If you continue the date to include the hour, minutes and seconds, it would read:
Check out the commemorative PI t-shirt.
This is all great but why is PI so important? Its a day to teach kids math by making it fun. Your kids might have PI day activities planned at school today (Friday).
I'm sure back in 1737 when Leonard Euler first used the symbol π, he never envisioned the fascination with π that developed since. There are t-shirts, π plates (yes, I have two), π mugs...and on and on. Novelty websites have just about every π trinket you can think of!
PI is the number that represents the ration of a circle's circumference to its diameter.
The Interesting part is that PI is a non-repeating, never ending decimal so its very nature is an approximation. Mathematicians have tried to find a patterns that might define π since ancient times. Archaeologists believe that the ancient Egyptians constructed the Great Pyramid of Giza with knowledge of π. Greek mathematician Archimedes was the first to calculate a range for π using polygons.
Throughout its history, π has become a fascination among mathematicians and computer programmers. Welsh mathematician William Jones was the first to use the symbol π to represent the ratio of a circle's circumference to its diamater in the early 1700s. In the 1940s, a little over 1000 digits of π were known.
As we entered the computer age, the calculation for more digits became a test for computer system efficiency and accuracy. In 2013, scientist Ed Karrel calculated more than 8 QUADRILLION decimals of PI.
To put the number of digits in Ed Karrel's calculation into perspective, you only need 39 digits of PI to calculate the circumference of the observable universe (assuming it's a sphere) to the accuracy of a width of the inside of an atom!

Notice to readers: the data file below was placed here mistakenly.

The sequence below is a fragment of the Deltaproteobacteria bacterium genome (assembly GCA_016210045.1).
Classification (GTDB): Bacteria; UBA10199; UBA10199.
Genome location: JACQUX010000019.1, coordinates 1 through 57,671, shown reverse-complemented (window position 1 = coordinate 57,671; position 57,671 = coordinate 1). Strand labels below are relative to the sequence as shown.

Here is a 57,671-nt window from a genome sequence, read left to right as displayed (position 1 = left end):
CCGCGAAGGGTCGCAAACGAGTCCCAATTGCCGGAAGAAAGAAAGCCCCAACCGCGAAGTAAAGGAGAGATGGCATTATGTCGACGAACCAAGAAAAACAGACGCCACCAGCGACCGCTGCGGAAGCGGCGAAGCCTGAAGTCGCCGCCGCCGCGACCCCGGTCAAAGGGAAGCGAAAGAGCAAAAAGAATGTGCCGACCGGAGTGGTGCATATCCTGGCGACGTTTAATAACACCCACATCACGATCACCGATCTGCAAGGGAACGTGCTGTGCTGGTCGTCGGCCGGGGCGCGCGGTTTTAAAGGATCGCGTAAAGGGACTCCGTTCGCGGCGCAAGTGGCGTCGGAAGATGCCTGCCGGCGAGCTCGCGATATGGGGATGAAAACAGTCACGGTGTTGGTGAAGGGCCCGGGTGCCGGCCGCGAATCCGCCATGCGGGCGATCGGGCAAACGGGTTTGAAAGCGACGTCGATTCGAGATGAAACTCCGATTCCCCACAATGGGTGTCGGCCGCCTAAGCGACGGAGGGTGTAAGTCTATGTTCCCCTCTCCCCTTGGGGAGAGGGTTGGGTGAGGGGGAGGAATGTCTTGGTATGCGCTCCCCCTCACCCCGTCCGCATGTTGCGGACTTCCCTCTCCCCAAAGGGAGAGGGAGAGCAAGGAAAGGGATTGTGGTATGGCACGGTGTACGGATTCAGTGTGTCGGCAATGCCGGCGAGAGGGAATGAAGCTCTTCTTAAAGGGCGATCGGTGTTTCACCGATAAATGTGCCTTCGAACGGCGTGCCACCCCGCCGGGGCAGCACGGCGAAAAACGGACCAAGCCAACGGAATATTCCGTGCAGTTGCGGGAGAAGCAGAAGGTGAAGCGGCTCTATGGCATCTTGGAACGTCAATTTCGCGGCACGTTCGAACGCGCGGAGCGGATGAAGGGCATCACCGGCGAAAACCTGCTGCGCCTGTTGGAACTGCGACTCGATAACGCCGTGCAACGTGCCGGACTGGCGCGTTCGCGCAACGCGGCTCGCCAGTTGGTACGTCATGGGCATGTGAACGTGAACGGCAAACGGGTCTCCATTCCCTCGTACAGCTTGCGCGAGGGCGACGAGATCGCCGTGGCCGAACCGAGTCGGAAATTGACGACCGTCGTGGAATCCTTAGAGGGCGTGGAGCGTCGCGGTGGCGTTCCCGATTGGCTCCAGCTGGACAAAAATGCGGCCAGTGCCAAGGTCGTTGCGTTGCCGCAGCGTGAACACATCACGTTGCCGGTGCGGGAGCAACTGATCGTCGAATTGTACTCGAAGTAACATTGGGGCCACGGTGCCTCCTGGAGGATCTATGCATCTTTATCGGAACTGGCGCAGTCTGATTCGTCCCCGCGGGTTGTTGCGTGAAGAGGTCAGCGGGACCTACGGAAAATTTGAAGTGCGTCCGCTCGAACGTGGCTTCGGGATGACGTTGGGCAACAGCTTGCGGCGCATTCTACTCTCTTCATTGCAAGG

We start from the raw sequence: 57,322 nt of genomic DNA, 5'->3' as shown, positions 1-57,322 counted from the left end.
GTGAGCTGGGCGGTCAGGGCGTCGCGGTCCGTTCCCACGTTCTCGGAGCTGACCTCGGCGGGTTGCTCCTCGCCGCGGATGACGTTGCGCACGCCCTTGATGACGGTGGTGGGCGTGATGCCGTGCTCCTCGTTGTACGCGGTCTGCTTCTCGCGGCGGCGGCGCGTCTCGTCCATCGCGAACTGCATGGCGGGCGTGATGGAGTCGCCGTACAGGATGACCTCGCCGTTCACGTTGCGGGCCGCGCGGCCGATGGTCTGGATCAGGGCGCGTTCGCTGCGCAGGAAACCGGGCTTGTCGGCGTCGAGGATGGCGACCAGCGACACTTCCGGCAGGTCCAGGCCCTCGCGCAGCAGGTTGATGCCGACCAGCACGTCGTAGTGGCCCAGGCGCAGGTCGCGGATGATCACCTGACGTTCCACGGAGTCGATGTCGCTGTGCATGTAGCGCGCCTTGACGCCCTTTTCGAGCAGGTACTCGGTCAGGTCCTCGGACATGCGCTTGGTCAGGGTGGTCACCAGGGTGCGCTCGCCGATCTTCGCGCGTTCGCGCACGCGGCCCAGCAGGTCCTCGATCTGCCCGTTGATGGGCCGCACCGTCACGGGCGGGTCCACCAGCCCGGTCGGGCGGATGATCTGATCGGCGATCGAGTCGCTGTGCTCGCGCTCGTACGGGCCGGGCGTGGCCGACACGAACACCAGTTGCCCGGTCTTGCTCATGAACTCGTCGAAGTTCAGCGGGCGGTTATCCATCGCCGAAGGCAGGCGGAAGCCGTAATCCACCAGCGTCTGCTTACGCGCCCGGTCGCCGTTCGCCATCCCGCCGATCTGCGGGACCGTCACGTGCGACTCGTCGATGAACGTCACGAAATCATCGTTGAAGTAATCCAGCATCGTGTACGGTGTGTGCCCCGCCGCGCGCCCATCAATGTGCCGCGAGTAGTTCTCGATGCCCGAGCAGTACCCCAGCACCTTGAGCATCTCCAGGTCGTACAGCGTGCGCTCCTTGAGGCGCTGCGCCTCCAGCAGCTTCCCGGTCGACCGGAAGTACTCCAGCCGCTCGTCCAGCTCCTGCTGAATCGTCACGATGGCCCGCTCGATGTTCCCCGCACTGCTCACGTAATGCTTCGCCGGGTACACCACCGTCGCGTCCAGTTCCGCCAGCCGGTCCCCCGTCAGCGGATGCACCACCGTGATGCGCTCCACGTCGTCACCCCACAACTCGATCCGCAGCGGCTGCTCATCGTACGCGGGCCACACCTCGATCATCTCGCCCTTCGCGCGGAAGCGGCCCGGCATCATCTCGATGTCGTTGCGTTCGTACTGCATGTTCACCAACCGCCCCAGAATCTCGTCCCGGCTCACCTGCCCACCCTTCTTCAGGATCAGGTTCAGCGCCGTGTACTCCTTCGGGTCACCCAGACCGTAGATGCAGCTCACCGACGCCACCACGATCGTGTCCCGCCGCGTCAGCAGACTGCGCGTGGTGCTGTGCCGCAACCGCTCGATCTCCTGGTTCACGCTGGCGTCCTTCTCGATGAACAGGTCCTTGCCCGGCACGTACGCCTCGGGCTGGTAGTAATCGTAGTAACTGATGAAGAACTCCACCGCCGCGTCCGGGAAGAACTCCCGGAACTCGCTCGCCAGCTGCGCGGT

All of this great if you are a math or computer geek. But why should the rest of us care?
PI is present in every aspect of our lives. PI is used in most calculation in the development of all the world's infrastructure. All communications, CAT scans, MRI machines, genetic research, propulsion systems (space and military aircraft), quantum physics....the list goes on.
Famous scientific discoveries and the math that describes them incorporate PI:
* The calculation for determining the horsepower of your car has PI in it.
* Einstein's famous equations that describe relativity which is now directly applied in
satellite calibration has PI in it. Here it is in very simple form:
* The math that determines electric force (electricity) includes PI.
* How about the speed and volume of blood flow inside the first artificial heart? You bet.
PI is included in that calculation too.
* Want to figure out the position of two planets nearest to the earth? You need PI.
* Radio communications, cellphones, GPS satellites (see Einstein's equation above) computer hard drive/processor technology were both developed using mathematics that incorporates the number "PI".
* Airlines use PI to calculate flying distance around the earth
* Manufacturing uses PI to figure out how much of a substance will fit into a volume
of circular or cylindrical space
You might not like math. You might not get PI. Just remember that PI (3.14159...) is integrated into our everyday life unlike any other number. Without it, your daily life would be totally different.